I think one consequence of international solidarity getting set as a pattern was the disillusionment with the Soviet Union that followed and, ultimately, the fall of Russian socialism, but more the disillusionment, people dropping out of the movement and rejecting it as a model. We seem to have this peculiar – at least I think it's peculiar to the United States – tendency to look for a socialist model we can identify with. That was very strong in the Vietnam War. We sort of felt we had to establish the Vietnamese as perfect or the Cuban revolution as perfect or the Angolan revolution as perfect. Then when they were seen to be flawed – most clearly in the ‘80s with the Sandanista revolution – then there's this feeling of betrayal. There was a constant sense of investing in these revolutions something that was not there and could not be there and probably wasn't even desirable, and then feeling betrayed when there were seen to be flaws. I think I saw that in the Gulf War when people tried to find something to hang onto in order to support Saddam Hussein. You can oppose US intervention and imperialism without glorifying the victim of it. Saddam Hussein was a monster. He killed off all the communists in 1980. I had a lot of Iraqi friends who had to go into exile. He was very much obeying US directives. He really sold out to US imperialism, invaded Iran, and killed all the communists. There's nothing to admire in this man, but it still doesn't make it right for the US to create a major war to secure oil supplies. I don't think this desire to search for a perfect model comes from something in the American character – that we want things to be fast or perfect or whatever. I think it comes from this pattern that was set in identifying with the Soviet Union and a sense of betrayal that remains with us, and that going back and forth and back and forth.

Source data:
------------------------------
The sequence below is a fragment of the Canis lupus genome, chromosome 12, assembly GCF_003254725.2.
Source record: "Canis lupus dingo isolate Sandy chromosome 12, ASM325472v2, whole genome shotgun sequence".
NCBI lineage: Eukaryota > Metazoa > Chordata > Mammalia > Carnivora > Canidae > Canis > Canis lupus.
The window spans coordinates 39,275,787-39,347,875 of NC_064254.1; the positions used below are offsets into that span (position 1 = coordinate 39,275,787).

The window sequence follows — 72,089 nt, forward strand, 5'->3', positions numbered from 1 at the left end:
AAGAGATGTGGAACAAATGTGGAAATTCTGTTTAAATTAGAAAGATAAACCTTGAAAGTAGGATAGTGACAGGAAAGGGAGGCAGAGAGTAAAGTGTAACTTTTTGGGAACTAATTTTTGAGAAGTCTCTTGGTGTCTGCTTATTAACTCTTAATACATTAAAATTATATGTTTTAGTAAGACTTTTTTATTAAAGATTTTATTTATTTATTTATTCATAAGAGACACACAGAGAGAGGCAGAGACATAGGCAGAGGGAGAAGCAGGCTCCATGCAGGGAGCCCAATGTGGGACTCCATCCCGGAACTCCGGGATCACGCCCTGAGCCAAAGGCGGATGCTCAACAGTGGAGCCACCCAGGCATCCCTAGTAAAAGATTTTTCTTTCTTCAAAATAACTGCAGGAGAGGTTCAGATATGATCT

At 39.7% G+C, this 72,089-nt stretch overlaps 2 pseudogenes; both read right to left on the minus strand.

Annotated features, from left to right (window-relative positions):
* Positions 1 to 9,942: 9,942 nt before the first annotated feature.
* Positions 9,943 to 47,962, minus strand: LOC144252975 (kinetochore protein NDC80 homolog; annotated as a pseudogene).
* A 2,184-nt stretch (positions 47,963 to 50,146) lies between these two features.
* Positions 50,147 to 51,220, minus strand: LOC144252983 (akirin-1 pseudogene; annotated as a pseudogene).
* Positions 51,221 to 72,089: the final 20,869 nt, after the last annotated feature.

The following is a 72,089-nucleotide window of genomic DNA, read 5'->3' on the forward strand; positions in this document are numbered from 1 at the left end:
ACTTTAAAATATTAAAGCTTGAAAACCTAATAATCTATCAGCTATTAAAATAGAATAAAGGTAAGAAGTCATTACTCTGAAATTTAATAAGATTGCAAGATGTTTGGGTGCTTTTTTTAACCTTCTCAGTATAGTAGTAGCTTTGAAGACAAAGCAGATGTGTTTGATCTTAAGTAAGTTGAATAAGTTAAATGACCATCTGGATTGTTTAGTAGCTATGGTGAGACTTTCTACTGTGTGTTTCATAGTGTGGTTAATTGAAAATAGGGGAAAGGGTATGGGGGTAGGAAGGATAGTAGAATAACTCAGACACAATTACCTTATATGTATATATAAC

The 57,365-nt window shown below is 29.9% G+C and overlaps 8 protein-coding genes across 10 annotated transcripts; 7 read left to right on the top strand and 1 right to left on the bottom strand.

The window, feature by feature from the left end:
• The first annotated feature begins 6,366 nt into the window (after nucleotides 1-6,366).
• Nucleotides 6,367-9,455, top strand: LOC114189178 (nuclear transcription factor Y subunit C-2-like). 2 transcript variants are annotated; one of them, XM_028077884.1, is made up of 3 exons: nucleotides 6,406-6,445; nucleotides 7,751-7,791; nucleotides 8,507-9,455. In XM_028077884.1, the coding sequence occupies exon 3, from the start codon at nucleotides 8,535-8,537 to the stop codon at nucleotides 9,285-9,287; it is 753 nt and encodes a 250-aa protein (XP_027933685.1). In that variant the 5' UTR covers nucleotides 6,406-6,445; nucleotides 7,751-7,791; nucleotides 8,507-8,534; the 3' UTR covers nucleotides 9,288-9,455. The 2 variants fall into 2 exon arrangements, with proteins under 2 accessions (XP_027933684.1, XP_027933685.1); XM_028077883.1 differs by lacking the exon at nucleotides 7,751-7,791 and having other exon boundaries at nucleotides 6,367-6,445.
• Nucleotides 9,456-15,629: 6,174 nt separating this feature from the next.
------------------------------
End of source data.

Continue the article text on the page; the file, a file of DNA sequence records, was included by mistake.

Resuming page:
So what's missing is a desire for a sort of homegrown version of American socialism?